Just last week, I became aware that we have a wishing tree in Washington, D.C. It is located at the Hirshhorn Museum Sculpture Garden on the National Mall, and it is part of an interactive project conceived by Yoko Ono. She often saw wishing trees at Japanese temples when she was a child, and decided to make the Wish Trees part of her exhibits around the world.
So last Monday, I decided to get myself down to our Wish Tree and see what kinds of things people were wishing for. The wishes ran the gamut from the expected, to the poignant, to the humorous. People wished for jobs, better health, reconciliation and world peace. One person wished for “peace and prosperity for Africa”; another wished for a second term for “our great President Obama”; and someone else wished that it was okay for Washingtonians to be “just a bit more weird”!
Not everyone wants something for himself. Many write wishes with other people in mind. One person even wished that she could give up her wish so that all the others would come true. Those kind of aspirations made me think of the Make-a-Wish Foundation, which grants wishes to very sick children. Their mission is to enrich the lives of desperately ill children, giving them some hope and joy. They rely on a group of volunteers called “wish granters” to help realize the dreams of the children. One of these wish granters has said that “Helping them get their wish is the best feeling ever.”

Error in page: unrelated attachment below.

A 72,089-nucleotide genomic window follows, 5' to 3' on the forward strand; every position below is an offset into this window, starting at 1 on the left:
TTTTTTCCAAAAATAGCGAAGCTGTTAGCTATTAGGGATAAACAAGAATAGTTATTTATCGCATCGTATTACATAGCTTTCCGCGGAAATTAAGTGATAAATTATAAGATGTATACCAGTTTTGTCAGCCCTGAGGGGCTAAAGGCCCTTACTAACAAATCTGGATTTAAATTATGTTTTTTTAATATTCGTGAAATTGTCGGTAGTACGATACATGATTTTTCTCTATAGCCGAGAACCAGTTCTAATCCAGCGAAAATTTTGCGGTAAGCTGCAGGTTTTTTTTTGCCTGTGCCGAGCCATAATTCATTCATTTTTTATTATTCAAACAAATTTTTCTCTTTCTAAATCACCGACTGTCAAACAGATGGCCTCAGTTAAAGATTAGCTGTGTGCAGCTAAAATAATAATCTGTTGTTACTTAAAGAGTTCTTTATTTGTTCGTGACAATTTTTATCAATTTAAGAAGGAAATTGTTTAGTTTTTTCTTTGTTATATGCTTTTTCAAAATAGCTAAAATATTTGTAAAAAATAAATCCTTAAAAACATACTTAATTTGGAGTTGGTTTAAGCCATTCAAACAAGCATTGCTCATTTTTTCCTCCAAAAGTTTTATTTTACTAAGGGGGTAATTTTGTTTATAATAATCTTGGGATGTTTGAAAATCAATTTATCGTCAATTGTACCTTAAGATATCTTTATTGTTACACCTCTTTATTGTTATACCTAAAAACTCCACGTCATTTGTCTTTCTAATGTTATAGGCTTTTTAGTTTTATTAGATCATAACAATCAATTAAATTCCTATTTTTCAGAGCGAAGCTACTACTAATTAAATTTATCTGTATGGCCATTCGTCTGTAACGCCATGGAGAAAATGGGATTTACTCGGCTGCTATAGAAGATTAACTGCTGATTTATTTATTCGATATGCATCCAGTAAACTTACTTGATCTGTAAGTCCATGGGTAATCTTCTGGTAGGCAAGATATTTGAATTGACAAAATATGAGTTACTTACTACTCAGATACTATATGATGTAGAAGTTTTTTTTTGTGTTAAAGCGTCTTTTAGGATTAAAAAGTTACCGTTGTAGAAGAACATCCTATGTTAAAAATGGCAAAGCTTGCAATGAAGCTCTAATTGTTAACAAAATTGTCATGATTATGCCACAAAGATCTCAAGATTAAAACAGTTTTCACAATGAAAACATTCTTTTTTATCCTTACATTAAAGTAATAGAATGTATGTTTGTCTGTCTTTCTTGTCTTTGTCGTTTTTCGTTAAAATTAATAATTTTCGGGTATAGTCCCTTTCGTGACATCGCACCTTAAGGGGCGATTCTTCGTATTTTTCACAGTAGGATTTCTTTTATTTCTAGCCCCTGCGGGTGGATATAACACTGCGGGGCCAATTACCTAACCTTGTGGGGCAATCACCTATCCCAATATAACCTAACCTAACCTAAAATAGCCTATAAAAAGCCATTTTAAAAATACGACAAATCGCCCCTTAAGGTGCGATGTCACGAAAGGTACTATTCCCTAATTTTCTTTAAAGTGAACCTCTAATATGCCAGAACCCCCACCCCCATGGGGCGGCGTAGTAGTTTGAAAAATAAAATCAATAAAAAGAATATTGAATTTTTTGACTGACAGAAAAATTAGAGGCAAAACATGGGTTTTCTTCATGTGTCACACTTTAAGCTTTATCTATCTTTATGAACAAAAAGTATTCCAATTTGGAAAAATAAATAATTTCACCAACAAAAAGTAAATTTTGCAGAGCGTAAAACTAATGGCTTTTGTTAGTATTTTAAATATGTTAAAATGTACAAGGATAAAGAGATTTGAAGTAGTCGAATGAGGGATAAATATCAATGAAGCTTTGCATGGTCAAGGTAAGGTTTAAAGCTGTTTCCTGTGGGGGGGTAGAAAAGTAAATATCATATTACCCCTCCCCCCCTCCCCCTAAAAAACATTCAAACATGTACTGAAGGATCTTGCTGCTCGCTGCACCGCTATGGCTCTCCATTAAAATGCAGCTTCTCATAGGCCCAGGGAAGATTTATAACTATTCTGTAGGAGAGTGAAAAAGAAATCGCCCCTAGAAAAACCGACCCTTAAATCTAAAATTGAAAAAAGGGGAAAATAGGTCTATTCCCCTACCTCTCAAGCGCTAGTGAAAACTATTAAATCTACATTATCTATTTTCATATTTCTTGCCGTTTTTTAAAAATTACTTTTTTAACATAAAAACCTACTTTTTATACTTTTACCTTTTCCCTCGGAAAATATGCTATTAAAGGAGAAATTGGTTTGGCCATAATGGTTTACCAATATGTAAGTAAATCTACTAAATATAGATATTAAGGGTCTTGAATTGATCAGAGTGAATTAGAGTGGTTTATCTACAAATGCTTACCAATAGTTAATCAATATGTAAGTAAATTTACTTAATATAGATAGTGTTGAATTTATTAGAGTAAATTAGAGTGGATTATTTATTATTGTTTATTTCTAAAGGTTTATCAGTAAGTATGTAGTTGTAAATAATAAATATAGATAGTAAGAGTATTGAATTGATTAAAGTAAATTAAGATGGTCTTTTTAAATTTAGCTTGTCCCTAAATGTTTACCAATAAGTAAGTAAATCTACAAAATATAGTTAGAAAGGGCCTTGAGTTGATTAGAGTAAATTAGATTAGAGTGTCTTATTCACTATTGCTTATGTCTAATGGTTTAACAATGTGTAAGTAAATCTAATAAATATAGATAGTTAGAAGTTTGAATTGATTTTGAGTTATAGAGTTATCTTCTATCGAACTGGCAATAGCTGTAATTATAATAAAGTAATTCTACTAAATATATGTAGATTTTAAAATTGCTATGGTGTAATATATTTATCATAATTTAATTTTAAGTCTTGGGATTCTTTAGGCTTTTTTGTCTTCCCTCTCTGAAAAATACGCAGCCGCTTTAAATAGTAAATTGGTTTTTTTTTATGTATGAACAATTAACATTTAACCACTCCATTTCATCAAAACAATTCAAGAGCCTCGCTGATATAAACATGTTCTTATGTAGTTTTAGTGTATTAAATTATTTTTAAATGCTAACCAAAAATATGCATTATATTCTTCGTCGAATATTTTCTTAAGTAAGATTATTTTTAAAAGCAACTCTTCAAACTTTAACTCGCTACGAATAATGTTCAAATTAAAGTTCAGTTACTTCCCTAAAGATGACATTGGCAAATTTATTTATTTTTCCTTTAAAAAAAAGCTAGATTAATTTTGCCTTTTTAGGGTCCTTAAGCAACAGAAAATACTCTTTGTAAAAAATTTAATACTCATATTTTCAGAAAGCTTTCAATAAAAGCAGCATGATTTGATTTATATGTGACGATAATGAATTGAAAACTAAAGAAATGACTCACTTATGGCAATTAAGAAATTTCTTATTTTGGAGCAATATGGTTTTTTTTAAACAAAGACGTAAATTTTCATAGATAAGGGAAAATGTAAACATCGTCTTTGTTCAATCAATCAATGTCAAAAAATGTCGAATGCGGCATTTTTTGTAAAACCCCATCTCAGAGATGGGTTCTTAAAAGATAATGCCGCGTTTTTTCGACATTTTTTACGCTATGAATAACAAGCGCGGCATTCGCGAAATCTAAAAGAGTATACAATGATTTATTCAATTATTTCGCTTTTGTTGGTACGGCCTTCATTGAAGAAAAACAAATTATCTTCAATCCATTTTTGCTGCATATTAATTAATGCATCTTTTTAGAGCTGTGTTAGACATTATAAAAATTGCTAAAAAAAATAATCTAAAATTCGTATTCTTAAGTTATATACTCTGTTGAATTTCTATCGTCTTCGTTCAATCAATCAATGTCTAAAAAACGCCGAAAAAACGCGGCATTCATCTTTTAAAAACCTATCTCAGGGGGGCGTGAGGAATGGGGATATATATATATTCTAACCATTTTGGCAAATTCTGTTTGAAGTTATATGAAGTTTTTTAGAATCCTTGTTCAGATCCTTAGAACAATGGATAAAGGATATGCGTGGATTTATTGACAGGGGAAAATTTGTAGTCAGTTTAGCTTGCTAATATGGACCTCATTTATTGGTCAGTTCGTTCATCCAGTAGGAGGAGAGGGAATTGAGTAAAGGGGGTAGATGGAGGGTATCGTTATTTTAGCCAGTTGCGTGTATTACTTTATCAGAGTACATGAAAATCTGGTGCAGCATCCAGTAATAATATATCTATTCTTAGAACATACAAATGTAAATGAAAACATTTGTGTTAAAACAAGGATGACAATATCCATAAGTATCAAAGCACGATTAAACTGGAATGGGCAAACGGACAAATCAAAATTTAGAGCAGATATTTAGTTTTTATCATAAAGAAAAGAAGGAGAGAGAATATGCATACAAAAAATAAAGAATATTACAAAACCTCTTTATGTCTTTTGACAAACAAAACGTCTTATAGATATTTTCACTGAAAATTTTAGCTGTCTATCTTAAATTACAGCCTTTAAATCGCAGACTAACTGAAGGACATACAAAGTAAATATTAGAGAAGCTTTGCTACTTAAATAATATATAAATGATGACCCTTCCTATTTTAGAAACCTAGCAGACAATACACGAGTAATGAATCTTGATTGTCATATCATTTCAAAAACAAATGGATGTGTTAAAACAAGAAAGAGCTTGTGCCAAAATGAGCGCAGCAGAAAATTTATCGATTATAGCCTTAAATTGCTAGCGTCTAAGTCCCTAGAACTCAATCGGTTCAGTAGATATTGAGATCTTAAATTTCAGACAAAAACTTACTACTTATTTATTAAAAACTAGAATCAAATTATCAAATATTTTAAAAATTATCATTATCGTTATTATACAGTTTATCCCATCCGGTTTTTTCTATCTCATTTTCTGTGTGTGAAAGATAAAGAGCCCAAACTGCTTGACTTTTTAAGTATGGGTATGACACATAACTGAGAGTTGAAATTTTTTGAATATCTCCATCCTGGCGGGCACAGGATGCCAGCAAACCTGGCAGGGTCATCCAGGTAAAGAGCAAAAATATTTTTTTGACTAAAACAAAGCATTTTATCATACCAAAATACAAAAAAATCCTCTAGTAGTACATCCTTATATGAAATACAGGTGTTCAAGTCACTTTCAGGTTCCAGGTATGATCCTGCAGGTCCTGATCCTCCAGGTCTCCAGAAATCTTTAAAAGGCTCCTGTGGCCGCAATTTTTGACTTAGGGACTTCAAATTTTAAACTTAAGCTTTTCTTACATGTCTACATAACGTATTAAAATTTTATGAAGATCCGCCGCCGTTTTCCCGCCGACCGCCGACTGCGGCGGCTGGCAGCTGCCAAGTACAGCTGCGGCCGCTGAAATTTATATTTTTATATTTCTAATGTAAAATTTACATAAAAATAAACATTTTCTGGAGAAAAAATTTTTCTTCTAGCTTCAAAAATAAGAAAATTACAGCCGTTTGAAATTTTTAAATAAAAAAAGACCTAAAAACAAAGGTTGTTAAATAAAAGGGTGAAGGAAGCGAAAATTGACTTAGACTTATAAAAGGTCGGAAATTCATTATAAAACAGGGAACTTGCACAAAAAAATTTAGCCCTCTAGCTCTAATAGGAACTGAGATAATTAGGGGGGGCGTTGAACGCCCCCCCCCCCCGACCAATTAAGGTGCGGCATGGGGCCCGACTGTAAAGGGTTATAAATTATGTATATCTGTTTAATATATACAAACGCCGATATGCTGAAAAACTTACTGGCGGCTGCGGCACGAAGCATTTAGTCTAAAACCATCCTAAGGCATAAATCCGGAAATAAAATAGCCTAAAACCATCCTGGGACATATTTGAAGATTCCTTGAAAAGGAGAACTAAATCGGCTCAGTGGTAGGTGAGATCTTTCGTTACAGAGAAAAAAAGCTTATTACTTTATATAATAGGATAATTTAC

So is it better to have my own wish come true, or to see someone else get their wish? The Bible says, “It is more blessed to give than to receive.” Does the good feeling of seeing another person happy last longer than our own gratification? I guess it depends on your perspective. We all fall prey to the ‘center of the universe’ trap, where we get so hyper-focused on our own problems and needs that we can’t see that someone else might have the same or worse situation. Whether we give a wish or another kind of gift, focusing on another gets us out of the trap, focuses our energies outward, and helps us be more positive.
Where do all the wishes go? So far, over 250,000 children have had their wishes granted by Make-a-Wish. All of the Wish Tree wishes are sent to Iceland, where they are placed in capsules around the Imagine Peace Tower on the Isle of Videy. About a million and a half wishes have been accumulated since the project began. The Imagine Peace Tower is a tower of light that is a tribute to John Lennon, and to his and Yoko’s campaign for world peace. It is a reminder that we are all connected by peace and love.